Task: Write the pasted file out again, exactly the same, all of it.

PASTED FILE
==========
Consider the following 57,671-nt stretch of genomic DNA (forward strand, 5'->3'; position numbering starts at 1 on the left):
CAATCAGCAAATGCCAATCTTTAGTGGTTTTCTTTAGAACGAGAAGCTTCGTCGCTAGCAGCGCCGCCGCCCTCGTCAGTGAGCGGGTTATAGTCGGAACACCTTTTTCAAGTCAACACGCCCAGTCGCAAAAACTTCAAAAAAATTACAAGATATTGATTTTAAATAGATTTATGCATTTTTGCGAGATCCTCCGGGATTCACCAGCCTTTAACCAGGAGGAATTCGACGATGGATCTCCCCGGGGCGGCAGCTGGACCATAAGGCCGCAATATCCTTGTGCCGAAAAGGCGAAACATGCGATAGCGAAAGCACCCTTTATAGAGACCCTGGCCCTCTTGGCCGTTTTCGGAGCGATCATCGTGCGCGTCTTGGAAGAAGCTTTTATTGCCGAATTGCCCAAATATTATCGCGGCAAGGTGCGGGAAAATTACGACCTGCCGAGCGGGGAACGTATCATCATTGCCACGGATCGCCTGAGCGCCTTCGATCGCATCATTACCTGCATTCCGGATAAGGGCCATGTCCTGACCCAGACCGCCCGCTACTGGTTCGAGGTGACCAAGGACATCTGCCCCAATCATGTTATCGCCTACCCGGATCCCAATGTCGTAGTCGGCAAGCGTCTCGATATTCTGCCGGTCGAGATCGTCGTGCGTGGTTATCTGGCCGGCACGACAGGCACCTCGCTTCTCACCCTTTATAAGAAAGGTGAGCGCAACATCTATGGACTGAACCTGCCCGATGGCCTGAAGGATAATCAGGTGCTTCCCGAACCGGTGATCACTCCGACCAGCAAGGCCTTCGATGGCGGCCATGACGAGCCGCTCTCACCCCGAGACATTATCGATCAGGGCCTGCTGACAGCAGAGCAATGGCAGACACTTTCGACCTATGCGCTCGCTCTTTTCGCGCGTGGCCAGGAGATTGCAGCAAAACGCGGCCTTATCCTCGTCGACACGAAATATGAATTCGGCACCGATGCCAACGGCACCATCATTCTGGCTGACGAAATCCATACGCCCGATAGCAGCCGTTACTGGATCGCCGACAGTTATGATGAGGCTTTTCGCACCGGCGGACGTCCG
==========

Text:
Consider the following 57,671-nt stretch of genomic DNA (forward strand, 5'->3'; position numbering starts at 1 on the left):
CAATCAGCAAATGCCAATCTTTAGTGGTTTTCTTTAGAACGAGAAGCTTCGTCGCTAGCAGCGCCGCCGCCCTCGTCAGTGAGCGGGTTATAGTCGGAACACCTTTTTCAAGTCAACACGCCCAGTCGCAAAAACTTCAAAAAAATTACAAGATATTGATTTTAAATAGATTTATGCATTTTTGCGAGATCCTCCGGGATTCACCAGCCTTTAACCAGGAGGAATTCGACGATGGATCTCCCCGGGGCGGCAGCTGGACCATAAGGCCGCAATATCCTTGTGCCGAAAAGGCGAAACATGCGATAGCGAAAGCACCCTTTATAGAGACCCTGGCCCTCTTGGCCGTTTTCGGAGCGATCATCGTGCGCGTCTTGGAAGAAGCTTTTATTGCCGAATTGCCCAAATATTATCGCGGCAAGGTGCGGGAAAATTACGACCTGCCGAGCGGGGAACGTATCATCATTGCCACGGATCGCCTGAGCGCCTTCGATCGCATCATTACCTGCATTCCGGATAAGGGCCATGTCCTGACCCAGACCGCCCGCTACTGGTTCGAGGTGACCAAGGACATCTGCCCCAATCATGTTATCGCCTACCCGGATCCCAATGTCGTAGTCGGCAAGCGTCTCGATATTCTGCCGGTCGAGATCGTCGTGCGTGGTTATCTGGCCGGCACGACAGGCACCTCGCTTCTCACCCTTTATAAGAAAGGTGAGCGCAACATCTATGGACTGAACCTGCCCGATGGCCTGAAGGATAATCAGGTGCTTCCCGAACCGGTGATCACTCCGACCAGCAAGGCCTTCGATGGCGGCCATGACGAGCCGCTCTCACCCCGAGACATTATCGATCAGGGCCTGCTGACAGCAGAGCAATGGCAGACACTTTCGACCTATGCGCTCGCTCTTTTCGCGCGTGGCCAGGAGATTGCAGCAAAACGCGGCCTTATCCTCGTCGACACGAAATATGAATTCGGCACCGATGCCAACGGCACCATCATTCTGGCTGACGAAATCCATACGCCCGATAGCAGCCGTTACTGGATCGCCGACAGTTATGATGAGGCTTTTCGCACCGGCGGACGTCCG